Today we are going to discuss Inverters and the balance of system components.   Inverters are the component that takes the DC(Direct Current) Provided by the solar array and stored in the battery bank, and converts it to AC(Alternating Current) for your home use.  Alternating current means that the current alternates its direction over and over again(every 8 milliseconds) to create a nice wave pattern.  It goes up, rounds off, goes down, rounds off, and repeats.  

You want to match your inverter to your battery bank, so if you have a 24V battery bank you don’t want to buy a 12v solar inverter.  Once you have cut out or reduced usage of all the devices that you can, you need to do an analysis of the devices you still have and how often they are used to understand what the demands of your inverter are going to be.  You need to look at both the peak or startup loads as well as the running loads.  For example a refrigerator compressor may draw 5 times its running amps for half a second while starting up.  There are many tools on the internet that can help you with this as well, my favorite is over at the Alt-E Store.  Once you have your total Watt-Hours per day and your peak loads you can decide on an inverter.  

Here are a few things you need to consider while evaluating solar inverter choices.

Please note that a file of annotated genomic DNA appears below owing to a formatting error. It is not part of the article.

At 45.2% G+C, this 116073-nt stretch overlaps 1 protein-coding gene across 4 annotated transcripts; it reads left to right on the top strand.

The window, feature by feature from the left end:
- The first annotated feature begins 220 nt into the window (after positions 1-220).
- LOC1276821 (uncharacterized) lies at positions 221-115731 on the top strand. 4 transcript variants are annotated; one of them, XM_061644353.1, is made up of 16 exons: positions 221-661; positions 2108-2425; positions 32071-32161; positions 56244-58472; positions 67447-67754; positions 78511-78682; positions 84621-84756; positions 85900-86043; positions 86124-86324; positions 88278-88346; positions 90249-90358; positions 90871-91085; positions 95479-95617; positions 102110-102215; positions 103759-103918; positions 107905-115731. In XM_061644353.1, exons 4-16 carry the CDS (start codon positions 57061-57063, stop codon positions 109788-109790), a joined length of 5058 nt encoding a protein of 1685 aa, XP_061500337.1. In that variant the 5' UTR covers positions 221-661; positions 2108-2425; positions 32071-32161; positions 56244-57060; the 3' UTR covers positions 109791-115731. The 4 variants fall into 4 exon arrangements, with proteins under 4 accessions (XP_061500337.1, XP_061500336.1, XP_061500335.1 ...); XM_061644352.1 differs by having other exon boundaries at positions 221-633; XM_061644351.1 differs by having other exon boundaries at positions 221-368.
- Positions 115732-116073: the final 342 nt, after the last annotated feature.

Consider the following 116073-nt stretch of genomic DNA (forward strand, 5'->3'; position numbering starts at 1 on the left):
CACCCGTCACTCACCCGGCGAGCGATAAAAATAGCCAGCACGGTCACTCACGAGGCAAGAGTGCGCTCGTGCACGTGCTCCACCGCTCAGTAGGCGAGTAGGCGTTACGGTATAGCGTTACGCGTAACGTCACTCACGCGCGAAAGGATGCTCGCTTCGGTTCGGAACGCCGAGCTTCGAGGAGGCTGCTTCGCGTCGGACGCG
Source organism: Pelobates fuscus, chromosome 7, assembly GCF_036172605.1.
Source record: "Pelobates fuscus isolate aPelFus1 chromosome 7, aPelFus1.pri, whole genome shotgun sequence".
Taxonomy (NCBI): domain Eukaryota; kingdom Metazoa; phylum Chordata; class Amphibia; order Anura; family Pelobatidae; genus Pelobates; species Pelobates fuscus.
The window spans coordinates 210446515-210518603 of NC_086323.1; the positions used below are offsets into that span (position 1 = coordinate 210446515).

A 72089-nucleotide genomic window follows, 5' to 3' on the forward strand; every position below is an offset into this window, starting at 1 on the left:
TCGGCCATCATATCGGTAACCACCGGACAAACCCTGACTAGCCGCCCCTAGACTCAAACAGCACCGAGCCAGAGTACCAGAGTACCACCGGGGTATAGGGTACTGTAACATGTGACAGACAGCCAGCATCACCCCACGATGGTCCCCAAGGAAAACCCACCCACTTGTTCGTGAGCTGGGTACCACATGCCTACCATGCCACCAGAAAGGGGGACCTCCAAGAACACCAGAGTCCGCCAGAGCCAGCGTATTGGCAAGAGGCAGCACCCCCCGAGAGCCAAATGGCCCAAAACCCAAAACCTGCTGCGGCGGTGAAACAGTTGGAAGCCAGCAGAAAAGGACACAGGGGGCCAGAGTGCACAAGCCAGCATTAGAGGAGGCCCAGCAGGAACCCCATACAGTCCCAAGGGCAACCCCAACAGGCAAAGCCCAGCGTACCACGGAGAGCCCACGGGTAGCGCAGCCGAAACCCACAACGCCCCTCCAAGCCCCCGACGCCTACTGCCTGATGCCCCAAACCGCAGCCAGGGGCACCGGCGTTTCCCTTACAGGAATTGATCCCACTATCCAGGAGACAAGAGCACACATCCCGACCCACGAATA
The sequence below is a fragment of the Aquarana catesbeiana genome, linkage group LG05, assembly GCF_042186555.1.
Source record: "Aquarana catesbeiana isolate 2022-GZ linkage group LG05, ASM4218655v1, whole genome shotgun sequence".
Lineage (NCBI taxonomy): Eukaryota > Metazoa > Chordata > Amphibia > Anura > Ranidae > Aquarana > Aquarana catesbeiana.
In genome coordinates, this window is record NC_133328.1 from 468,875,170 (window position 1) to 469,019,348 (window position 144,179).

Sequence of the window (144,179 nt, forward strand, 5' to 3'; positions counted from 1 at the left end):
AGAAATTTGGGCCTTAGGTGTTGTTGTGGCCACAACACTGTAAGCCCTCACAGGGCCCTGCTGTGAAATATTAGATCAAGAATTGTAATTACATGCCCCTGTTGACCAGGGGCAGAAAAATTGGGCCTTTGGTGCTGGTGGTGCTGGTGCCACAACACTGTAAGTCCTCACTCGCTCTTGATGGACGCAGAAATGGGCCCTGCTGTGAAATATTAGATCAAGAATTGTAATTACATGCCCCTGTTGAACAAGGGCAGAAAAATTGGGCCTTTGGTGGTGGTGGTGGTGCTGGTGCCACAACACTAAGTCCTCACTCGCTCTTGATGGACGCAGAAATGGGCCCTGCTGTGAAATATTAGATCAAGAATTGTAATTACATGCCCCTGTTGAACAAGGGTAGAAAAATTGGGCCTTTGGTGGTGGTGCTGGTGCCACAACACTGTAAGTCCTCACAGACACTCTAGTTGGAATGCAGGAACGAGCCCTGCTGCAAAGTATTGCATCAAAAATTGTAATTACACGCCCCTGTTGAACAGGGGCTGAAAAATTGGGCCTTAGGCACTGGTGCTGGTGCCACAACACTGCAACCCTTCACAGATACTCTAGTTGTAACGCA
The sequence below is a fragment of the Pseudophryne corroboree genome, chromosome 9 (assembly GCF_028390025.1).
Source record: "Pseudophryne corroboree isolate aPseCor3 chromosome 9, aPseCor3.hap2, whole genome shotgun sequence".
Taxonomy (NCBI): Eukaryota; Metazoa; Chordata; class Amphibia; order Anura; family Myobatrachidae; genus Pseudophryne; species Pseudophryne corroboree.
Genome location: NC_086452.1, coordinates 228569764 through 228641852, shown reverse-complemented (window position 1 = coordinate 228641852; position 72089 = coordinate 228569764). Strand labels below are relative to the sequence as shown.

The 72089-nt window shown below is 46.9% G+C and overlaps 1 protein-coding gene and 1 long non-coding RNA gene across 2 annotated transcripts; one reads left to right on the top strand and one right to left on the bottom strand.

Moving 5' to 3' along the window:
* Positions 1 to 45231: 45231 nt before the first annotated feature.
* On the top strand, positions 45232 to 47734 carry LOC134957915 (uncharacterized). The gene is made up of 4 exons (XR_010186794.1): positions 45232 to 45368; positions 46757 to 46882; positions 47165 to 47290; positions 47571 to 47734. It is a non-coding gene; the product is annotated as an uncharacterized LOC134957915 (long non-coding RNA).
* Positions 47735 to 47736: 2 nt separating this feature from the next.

1. Pure Sine Wave vs. Modified Sine Wave – these are the two main classes of solar inverters you will be looking at.  Sine waves are that nice up and down curve I spoke about before with rounded peaks and valleys.  Pure or True Sine wave Inverters create AC electricity that is just like the grid power.  Everything in your house was designed to run on true sine wave.  But that doesnt mean that it can run on Modified Sine Wave.  MSW is more blocky than TSW.  MSW goes up to peak for a few milliseconds, goes to zero for a few milliseconds, and goes down for a fe milliseconds and then repeats.  High tech and sensitive electronics may have problems with Modified Sine Wave.  Personally, with the price difference not being that much anymore, I would go with the TSW to ensure that I wasnt going to have problems.  ANother option would be to have a MSW inverter for normal loads and a seperate smaller TSW inverter for finisky loads.